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Botanical Name : Iris germanica
Species: I. germanica
*Iris × alba’ (Savi)
*’Iris × amoena’ * ‘Iris × atroviolacea’ (Lange)
*’Iris × australis’ (Tod.)
*’Iris × belouinii’ (Bois & Cornuault)
*’Iris × biliottii’ (Foster)
*’Iris × buiana’ (Prodán)
*’Iris × buiana va
Common Names: Purple Flag, German iris, Orris-root, Tall Bearded German Iris, Bearded Iris
Habitat: The original habitat is obscure, it is probably of hybrid origin. It grows in the dry rocky places.
Iris germanica is a perennial flowering plant growing to 1 m (3ft 3in) by 1.5 m (5ft) at a medium rate. It is a European hybrid, rather than a true wild species. The roots can go up to 10 cm deep and it is a rhizomatous perennial that blooms mid to late spring. If is known to produce the isoflavone irilone. Hundreds of hybrids exist representing nearly every colour from jet black to sparkling whites, except bright scarlet. Varieties include I. g. var. florentina and I. g. var. germanica.
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It is not frost tender. The flowers are hermaphrodite (have both male and female organs) and are pollinated by Insects.The plant is self-fertile.
Suitable for: light (sandy) and medium (loamy) soils and prefers well-drained soil. Suitable pH: acid, neutral and basic (alkaline) soils and can grow in very alkaline soils.
It can grow in semi-shade (light woodland) or no shade. It prefers dry or moist soil.
Landscape Uses:Border, Container, Massing, Rock garden, Specimen. A very easily grown plant that tolerates considerable neglect, it prefers a sunny position in a well-drained soil that contains some lime. Grows well in dry soils in light deciduous shade. Succeeds in full sun or partial shade. Prefers a pH in the range 6 to 7.5 or higher. Many named varieties have been selected for their ornamental value. The plant is also sometimes cultivated for the essential oil in its root. The plant is sterile and does not produce seed. Members of this genus are rarely if ever troubled by browsing deer or rabbits. Special Features:Not North American native, All or parts of this plant are poisonous, Attracts butterflies, Suitable for cut flowers, Fragrant flowers.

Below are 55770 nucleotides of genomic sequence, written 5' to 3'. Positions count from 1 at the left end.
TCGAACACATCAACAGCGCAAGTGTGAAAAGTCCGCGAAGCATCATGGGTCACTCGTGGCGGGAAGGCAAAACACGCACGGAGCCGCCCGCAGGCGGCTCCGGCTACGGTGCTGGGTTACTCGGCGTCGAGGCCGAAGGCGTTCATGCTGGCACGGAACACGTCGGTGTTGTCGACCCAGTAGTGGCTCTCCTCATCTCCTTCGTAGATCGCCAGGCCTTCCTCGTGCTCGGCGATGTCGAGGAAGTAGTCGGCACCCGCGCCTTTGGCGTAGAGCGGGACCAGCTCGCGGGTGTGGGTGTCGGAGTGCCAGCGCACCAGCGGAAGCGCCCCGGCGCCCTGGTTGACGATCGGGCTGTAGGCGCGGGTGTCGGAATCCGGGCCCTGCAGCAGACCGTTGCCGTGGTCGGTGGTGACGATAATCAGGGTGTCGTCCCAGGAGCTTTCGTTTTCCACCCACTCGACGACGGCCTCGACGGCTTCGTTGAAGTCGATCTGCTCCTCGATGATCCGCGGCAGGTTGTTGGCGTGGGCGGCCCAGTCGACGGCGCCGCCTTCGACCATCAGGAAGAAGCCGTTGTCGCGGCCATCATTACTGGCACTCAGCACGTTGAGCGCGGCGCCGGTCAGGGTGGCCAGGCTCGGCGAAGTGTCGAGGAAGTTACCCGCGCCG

Seed – best sown as soon as it is ripe in a cold frame. Stored seed should be sown as early in the year as possible in a cold frame. A sterile plant, it does not produce seed. Division, best done after flowering. Very easy, larger clumps can be replanted direct into their permanent positions, though it is best to pot up smaller clumps and grow them on in a cold frame until they are rooting well. Plant them out in the spring.
Edible Uses: The root is dried and used as a flavouring.
Diuretic; Emetic; Expectorant; Purgative.
The root is diuretic, emetic, expectorant and mildly purgative. Another report says that the juice of the fresh root is a strong purge of great efficiency in the treatment of dropsy. In the past, sections of the dried root have been given to teething babies to chew on, though this has been discontinued for hygienic reasons. Roots of plants 2 – 3 years old are dug up after flowering and are then dried for later use.
Baby care; Beads; Cosmetic; Dye; Essential.
The root is a source of Orris powder which has the scent of violets. It is obtained by grinding up the dried root. It is much used as a fixative in perfumery and pot-pourri, as an ingredient of toothpastes, breath fresheners etc and as a food flavouring. The root can take several years of drying to fully develop its fragrance, when fresh it has an acrid flavour and almost no smell. An essential oil is obtained from the fresh root, this has the same uses as the root. The juice of the root is sometimes used as a cosmetic and also for the removal of freckles from the skin. A black dye is obtained from the root. A blue dye is obtained from the flowers. The seeds are used as rosary beads.
Known Hazards: The leaves, and especially the rhizomes, of this species contain an irritating resinous substance called irisin. If ingested this can cause severe gastric disturbances. Plants can cause skin irritations and allergies in some people.